Monday, 7 May 2018

Vegetable Polycultures, Biodiversity Surveys and Plants. Week 5 - The Polyculture Project

Wow! can't believe how quick that week went. Here are some photos and news from the gardens this week :) 


Market Garden


We're continuing our polyculture trials in the Market Garden, and this year will be the 4th year of the study. You can find the results of previous year's studies here. The below image is the general garden layout which includes various vegetable and herb polycultures, and control beds where vegetables are planted in block sequences in a more traditional system.  You can find out more about the vegetable polycultures we grow here.



Angela placing the tomato stakes and bean tripods in the polyculture and control beds. We'll start to plant everything out next week.




We continue to experiment with our annual polyculture Epictetus.  Swede, parsnips and beetroot seedlings sown in strips are germinating, and we plan to plant out dwarf beans, kale and marigolds next week 

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An illustration of  Epictetus  It's basically a strip pattern of various vegetables from different plant families arranged to reduce pests and diseases, optimize space and nutrient share whilst respecting the individual plant needs for space and light.


In the home garden we're trying broad beans with garlic. Fabacea (Bean family) and Alliacae (Onion family) are not a recommended mix according to common companion planting knowledge, so far they appear quite friendly. 


Broad Beans and Garlic Companion Planting 

Forest Garden


Observed this week was Chicken of the woods - Laetiporus sp. growing from a fine old Damson Tree - Prunus insititia  in the hedgerow of the market garden. A choice edible mushroom and a very beautiful specimen. Last days for the Damson though.  



Lesser Celandine -  Ficaria verna flowering on the edge of the wildlife pond. 



The herb layer in the emerging forest garden  Melissa officinalis - Lemon balm in the foreground with  Allium schoenoprasum - Chives behind and Aronia melanocarpa - Black Chokeberry shrubs in the background.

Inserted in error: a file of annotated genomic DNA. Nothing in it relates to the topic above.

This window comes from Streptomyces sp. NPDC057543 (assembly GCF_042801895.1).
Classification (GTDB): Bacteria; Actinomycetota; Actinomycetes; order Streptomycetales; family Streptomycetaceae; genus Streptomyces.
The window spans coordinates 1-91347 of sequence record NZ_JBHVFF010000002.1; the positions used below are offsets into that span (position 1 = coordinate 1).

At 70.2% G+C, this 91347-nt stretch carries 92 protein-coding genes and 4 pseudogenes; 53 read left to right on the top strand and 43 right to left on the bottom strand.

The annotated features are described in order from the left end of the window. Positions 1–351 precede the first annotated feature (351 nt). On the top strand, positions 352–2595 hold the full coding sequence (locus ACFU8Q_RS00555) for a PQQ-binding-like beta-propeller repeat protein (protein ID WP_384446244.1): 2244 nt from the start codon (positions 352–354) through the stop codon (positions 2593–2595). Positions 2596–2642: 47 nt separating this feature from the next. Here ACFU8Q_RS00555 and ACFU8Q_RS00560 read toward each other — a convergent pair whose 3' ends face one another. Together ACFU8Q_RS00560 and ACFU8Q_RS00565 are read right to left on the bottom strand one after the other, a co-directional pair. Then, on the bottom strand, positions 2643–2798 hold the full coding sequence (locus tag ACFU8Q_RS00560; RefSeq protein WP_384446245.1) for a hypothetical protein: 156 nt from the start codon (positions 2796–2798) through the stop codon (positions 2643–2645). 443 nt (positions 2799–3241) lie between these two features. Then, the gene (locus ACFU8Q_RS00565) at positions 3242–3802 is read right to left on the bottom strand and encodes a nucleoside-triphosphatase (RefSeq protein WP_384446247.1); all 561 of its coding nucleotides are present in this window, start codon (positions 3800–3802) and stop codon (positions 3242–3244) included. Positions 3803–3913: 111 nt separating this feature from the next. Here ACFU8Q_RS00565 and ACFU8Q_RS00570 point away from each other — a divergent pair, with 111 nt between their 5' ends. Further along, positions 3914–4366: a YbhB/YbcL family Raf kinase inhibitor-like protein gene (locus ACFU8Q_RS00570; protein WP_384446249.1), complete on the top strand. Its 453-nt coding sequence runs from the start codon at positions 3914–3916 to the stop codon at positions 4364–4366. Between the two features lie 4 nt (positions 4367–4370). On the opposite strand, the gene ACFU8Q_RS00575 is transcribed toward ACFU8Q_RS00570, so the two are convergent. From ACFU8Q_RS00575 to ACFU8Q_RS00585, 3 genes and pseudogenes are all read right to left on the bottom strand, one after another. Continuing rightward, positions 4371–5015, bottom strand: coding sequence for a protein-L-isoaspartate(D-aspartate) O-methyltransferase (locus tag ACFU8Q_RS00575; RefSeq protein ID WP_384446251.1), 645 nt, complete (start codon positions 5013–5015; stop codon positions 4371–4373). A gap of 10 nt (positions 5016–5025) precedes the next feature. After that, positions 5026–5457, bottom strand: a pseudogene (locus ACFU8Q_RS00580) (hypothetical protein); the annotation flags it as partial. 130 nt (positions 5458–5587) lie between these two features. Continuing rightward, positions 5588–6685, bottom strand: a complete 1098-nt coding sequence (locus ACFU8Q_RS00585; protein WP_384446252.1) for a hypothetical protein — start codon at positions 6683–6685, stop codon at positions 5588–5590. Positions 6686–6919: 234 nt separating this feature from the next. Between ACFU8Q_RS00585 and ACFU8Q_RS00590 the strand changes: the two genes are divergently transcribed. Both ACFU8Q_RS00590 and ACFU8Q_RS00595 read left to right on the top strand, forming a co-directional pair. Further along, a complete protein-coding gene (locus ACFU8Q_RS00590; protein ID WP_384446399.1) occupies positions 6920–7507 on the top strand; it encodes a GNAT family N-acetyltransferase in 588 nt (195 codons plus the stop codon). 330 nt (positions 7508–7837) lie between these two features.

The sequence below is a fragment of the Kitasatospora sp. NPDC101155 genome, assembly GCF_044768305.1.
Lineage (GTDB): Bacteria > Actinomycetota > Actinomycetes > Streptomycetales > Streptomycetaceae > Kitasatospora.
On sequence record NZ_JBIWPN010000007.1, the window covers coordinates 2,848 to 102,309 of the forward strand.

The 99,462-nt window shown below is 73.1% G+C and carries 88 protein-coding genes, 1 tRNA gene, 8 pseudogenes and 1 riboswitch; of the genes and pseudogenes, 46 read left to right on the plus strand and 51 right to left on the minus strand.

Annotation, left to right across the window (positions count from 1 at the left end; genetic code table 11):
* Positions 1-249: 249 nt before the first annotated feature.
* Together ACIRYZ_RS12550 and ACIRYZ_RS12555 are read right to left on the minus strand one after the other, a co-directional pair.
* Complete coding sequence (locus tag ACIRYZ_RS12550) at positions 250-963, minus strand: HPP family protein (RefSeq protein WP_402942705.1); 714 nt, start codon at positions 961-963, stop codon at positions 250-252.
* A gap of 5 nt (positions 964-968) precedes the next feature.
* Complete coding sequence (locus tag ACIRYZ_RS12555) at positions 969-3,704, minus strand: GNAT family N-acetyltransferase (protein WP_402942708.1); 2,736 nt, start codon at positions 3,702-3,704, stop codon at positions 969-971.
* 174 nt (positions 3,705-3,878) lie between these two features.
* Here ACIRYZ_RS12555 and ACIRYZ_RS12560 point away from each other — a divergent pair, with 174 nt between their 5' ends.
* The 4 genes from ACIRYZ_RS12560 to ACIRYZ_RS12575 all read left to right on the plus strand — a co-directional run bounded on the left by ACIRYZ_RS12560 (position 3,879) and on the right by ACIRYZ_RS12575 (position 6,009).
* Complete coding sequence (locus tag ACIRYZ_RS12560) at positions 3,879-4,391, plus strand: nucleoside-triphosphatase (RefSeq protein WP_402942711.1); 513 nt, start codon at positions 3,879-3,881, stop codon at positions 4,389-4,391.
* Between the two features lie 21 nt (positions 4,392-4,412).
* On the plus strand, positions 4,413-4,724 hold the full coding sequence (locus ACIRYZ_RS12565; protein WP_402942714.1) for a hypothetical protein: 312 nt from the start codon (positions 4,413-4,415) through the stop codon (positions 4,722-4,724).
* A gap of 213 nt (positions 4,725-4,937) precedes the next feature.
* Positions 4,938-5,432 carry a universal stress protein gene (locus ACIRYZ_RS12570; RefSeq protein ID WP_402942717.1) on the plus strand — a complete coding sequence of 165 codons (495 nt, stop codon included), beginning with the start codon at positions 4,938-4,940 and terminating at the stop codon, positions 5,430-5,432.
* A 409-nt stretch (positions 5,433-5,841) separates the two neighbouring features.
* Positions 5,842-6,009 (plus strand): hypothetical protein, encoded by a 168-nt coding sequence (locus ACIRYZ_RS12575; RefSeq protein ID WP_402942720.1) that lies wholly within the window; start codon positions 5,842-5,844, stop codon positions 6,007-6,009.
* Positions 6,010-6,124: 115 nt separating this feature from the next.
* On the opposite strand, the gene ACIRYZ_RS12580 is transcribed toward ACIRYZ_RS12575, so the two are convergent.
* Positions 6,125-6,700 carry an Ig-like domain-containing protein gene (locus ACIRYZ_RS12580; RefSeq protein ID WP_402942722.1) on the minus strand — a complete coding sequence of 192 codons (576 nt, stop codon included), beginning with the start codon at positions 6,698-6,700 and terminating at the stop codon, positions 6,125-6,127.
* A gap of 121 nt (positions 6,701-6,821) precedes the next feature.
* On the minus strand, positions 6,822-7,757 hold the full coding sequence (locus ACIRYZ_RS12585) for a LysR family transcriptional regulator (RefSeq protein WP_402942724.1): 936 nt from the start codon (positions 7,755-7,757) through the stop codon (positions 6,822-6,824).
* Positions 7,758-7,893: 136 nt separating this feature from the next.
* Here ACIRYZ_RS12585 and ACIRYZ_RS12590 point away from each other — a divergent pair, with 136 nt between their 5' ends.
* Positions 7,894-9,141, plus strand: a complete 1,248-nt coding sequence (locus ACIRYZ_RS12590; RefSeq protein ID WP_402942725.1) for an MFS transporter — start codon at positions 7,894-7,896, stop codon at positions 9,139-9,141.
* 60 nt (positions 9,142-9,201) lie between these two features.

Two favourite biomass plants Symphytum x uplandicum - Comfrey growing from the base of a  Paulownia tomentosa - Foxglove Tree stool. The four poles are last year growth. They reached over 2m in one season. 








Biodiversity Survey 


It was great to have Chris Kirby-Lambert back in town. Chris is working on the invertebrate diversity survey for the polyculture project. You can find the results of the May and June surveys from last year here


Chris Kirby-Lambert

Checking the sweep nets after sweeping the bed margins for invertebrates in Ataraxia - the perennial polyculture garden.   



Some  common invertebrates from the gardens





 The Bionursery 


An image here of Grape - Vitis vinifera cuttings taken in late winter of this year, buried 20 cm deep into a 50% river sand 50% sieved compost mix. Looks like a high strike rate this year. I take the cuttings at the same time I prune the vines. This 25 cm diameter 25 cm deep pot will take around 12 - 15 cuttings. Keep the mix moist like a wrung out sponge and 60 - 80 % of the cuttings should develop roots and be ready to plant out by the Autumn.   






I still can't get over the fact that Gingko biloba has been knocking around this planet for 100 million years or so !!  It would make a great exclamation - for example, upon seeing a plane crashing into a sky scraper - "Gin ko be lo ba"  or "oh my Gingko" or perhaps "for Biloba's sake" 
  



Gingkobiloba!! we still have a few places available on our seven day course coming up in June.
For more info and registration click here



 If you appreciate the work we are doing you can show your support in several ways.



 





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